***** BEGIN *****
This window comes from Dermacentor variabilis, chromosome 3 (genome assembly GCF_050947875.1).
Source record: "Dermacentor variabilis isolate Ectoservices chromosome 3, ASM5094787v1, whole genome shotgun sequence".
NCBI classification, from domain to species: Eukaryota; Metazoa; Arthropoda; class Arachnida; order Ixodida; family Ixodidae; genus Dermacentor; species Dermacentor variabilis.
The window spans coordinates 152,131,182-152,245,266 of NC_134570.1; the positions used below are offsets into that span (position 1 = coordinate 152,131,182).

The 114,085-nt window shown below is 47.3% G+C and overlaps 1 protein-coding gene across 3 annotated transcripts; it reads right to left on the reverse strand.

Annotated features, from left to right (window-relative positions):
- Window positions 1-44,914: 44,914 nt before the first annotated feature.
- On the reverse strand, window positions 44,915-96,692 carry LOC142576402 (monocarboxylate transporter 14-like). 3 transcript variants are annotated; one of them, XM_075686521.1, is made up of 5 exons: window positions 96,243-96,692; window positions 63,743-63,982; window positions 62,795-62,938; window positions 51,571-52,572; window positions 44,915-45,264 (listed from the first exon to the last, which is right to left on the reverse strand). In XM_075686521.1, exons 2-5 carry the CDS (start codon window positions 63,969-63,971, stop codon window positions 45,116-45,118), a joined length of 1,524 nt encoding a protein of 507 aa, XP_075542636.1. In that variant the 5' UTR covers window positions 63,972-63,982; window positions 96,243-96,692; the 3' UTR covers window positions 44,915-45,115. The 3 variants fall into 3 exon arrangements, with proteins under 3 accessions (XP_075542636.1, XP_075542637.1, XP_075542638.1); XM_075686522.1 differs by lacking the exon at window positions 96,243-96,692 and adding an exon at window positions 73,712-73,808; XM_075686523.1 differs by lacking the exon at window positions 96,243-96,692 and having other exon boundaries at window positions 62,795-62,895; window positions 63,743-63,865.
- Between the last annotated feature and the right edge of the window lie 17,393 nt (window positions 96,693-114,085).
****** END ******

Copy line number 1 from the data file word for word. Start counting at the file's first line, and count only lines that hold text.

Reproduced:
This window comes from Dermacentor variabilis, chromosome 3 (genome assembly GCF_050947875.1).